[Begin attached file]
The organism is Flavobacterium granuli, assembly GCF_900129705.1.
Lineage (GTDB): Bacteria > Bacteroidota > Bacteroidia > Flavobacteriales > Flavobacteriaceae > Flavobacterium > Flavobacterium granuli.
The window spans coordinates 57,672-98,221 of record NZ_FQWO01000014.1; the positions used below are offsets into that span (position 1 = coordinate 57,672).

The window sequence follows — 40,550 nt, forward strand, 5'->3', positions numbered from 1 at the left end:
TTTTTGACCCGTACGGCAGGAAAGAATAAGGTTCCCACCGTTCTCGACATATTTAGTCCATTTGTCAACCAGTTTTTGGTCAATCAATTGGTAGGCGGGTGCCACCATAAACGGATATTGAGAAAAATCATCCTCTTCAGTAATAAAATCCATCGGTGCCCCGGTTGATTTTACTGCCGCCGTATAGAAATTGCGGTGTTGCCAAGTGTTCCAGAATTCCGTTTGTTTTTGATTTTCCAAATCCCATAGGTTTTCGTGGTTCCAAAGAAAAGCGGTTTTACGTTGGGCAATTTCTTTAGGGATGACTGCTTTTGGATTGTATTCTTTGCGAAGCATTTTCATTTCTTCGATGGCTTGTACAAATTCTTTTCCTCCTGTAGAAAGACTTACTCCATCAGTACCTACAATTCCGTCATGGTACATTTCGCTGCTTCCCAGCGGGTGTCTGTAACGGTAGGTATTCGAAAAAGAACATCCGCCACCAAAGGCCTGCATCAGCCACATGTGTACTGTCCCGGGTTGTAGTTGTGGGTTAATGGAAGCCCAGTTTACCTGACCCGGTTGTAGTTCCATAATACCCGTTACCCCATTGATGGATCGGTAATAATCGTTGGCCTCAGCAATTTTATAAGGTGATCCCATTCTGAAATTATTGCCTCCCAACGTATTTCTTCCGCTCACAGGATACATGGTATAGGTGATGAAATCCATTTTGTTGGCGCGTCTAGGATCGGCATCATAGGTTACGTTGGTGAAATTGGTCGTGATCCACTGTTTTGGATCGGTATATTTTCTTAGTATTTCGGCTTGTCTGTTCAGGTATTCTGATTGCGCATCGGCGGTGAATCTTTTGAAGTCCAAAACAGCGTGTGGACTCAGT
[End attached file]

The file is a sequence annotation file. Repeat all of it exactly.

The organism is Flavobacterium granuli, assembly GCF_900129705.1.
Lineage (GTDB): Bacteria > Bacteroidota > Bacteroidia > Flavobacteriales > Flavobacteriaceae > Flavobacterium > Flavobacterium granuli.
The window spans coordinates 57,672-98,221 of record NZ_FQWO01000014.1; the positions used below are offsets into that span (position 1 = coordinate 57,672).

The window sequence follows — 40,550 nt, forward strand, 5'->3', positions numbered from 1 at the left end:
TTTTTGACCCGTACGGCAGGAAAGAATAAGGTTCCCACCGTTCTCGACATATTTAGTCCATTTGTCAACCAGTTTTTGGTCAATCAATTGGTAGGCGGGTGCCACCATAAACGGATATTGAGAAAAATCATCCTCTTCAGTAATAAAATCCATCGGTGCCCCGGTTGATTTTACTGCCGCCGTATAGAAATTGCGGTGTTGCCAAGTGTTCCAGAATTCCGTTTGTTTTTGATTTTCCAAATCCCATAGGTTTTCGTGGTTCCAAAGAAAAGCGGTTTTACGTTGGGCAATTTCTTTAGGGATGACTGCTTTTGGATTGTATTCTTTGCGAAGCATTTTCATTTCTTCGATGGCTTGTACAAATTCTTTTCCTCCTGTAGAAAGACTTACTCCATCAGTACCTACAATTCCGTCATGGTACATTTCGCTGCTTCCCAGCGGGTGTCTGTAACGGTAGGTATTCGAAAAAGAACATCCGCCACCAAAGGCCTGCATCAGCCACATGTGTACTGTCCCGGGTTGTAGTTGTGGGTTAATGGAAGCCCAGTTTACCTGACCCGGTTGTAGTTCCATAATACCCGTTACCCCATTGATGGATCGGTAATAATCGTTGGCCTCAGCAATTTTATAAGGTGATCCCATTCTGAAATTATTGCCTCCCAACGTATTTCTTCCGCTCACAGGATACATGGTATAGGTGATGAAATCCATTTTGTTGGCGCGTCTAGGATCGGCATCATAGGTTACGTTGGTGAAATTGGTCGTGATCCACTGTTTTGGATCGGTATATTTTCTTAGTATTTCGGCTTGTCTGTTCAGGTATTCTGATTGCGCATCGGCGGTGAATCTTTTGAAGTCCAAAACAGCGTGTGGACTCAGT